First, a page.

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Unveiling of provincial buck a beer scheme expected today

08 August 2018

How do you brew, bottle and sell beer for $1 that will attract consumers, taste reasonably decent and, at the end of the day, turn a profit?

"Nobody is being forced to lower their prices and there will be no subsidies or tax handouts", Ford said, calling the move a "win-win".

Buck-a-beer is here.

It's official. "Buck-a-Beer" is coming back to Ontario in time for the Labour Day long weekend.

But University of Toronto professor David Soberman told Global News that's "absolutely not going to happen", because breweries have the option of completely staying out of the so-called "buck-a-beer challenge".

"We were elected on a promise to reduce red tape and put the people first", said Ford while making the announcement at Barley Days Brewery today.

In order to encourage producers to lower their prices, Ford said his government would launch the buck-a-beer challenge, which would offer promotional programs, in-store displays and advertising to those who sell their beer at the minimum price.

The Progressive Conservative plan will lower the minimum price of a bottle or can of beer to $1 from $1.25 starting August 27 - a few days before the Labour Day weekend.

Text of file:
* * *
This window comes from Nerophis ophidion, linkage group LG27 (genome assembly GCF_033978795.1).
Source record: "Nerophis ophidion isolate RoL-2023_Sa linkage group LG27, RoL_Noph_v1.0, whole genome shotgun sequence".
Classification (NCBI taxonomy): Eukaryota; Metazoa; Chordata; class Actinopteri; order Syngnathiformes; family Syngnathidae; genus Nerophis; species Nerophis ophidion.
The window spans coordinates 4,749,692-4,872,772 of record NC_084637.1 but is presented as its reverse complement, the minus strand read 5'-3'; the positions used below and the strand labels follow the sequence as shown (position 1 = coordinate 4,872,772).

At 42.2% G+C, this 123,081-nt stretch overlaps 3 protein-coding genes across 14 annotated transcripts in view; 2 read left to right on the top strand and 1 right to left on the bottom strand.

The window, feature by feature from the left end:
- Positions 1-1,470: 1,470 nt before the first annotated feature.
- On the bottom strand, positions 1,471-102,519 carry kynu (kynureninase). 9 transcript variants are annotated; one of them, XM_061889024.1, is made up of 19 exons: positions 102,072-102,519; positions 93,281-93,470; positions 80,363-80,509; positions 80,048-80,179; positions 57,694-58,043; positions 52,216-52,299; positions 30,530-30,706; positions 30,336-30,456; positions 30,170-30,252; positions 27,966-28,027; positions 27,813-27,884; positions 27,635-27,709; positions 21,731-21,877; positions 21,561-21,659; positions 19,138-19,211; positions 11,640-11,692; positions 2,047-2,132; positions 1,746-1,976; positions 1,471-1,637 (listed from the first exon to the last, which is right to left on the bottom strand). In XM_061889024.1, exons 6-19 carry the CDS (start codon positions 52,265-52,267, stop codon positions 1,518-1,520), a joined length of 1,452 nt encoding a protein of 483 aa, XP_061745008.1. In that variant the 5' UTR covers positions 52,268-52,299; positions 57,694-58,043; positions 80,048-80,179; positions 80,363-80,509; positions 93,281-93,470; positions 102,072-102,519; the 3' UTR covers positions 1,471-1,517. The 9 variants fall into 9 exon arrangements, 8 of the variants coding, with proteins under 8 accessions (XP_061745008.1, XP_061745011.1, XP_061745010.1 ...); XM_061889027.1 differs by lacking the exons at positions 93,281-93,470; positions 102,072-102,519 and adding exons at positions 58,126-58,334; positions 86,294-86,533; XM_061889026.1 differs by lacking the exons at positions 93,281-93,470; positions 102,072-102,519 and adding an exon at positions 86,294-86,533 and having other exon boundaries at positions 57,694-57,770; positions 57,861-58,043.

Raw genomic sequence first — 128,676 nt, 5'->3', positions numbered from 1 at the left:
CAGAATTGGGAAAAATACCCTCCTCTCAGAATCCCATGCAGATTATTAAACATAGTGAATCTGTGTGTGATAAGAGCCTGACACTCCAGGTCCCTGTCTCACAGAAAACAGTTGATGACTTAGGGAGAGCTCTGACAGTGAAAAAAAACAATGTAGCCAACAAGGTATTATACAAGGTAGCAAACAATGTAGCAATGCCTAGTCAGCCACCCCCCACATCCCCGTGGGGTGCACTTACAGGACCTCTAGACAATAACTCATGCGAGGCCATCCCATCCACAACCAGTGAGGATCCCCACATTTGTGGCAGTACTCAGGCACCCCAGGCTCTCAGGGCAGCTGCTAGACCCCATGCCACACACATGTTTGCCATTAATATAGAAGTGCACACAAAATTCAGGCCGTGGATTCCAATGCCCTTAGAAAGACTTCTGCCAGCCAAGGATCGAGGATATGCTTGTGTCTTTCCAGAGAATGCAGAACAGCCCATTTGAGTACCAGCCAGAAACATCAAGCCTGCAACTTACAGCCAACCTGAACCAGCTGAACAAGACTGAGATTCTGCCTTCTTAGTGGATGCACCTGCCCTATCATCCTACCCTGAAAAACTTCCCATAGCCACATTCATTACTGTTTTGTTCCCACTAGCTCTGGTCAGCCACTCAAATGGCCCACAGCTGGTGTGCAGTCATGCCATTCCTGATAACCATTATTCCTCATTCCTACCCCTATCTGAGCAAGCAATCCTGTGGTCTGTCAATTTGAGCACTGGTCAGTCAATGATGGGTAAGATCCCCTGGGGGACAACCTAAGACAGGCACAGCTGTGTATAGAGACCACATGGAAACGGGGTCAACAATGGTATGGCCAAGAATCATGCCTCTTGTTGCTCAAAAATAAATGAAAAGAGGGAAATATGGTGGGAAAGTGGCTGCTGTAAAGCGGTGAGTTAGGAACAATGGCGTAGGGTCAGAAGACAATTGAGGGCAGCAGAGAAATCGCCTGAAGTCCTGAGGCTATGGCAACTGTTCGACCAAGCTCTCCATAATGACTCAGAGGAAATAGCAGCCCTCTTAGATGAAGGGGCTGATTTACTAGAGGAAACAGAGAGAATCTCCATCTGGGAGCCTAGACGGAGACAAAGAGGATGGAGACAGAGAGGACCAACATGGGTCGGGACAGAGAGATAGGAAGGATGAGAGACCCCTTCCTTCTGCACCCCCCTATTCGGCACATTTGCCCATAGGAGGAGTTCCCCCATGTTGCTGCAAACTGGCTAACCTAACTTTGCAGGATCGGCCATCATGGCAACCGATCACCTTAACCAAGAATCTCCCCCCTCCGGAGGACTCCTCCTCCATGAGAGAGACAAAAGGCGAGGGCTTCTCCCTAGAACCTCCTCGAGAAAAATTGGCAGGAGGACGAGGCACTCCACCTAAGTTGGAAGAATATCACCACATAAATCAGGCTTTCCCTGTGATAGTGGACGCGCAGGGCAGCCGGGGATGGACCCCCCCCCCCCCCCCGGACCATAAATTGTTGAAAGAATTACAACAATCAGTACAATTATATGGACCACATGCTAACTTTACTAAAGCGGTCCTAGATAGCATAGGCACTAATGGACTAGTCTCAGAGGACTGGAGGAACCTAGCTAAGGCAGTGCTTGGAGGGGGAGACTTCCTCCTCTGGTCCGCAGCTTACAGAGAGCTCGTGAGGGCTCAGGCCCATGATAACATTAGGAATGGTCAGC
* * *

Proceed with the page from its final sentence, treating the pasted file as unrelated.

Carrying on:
"I certainly don't want to have the same prices on my product as we did eight or nine years ago because the cost to produce that product has gone up significantly", said Paul Meek, owner of Kichesippi Beer Co.

The conservatives campaigned that bringing back buck a beer would allow more competition in the beer market "without affecting the province's revenues" from beer and wine taxes - approximately $589 million in 2016-17 as stated in government documents.

Ontario previously had buck-a-bottle beer. the then Liberal Government quietly hiked the minimum price in 2008, citing its "social responsibility" mandate.

The current minimum price will drop from $1.25 to $1, according to the Premier.

The price of beer cans has jumped in recent months because of the escalating trade war with the United States which has slapped a 10-per-cent tariff on aluminium.

"It's basically a discriminatory promotion, in that it's only going to be leveraged by brands that are sufficiently close to that price-point".

"There are no financial incentives - the tax portion of the beer is not being reduced". "I don't know if we could actually sell canned water for $1 so we definitely couldn't sell premium craft beer".

People's Pint wrote that they also won't be participating.

McIsaac said only bigger breweries will be able to sell beer for $1 and craft beer drinkers aren't likely to switch over, just because it's cheaper.

Unveiling of provincial buck a beer scheme expected today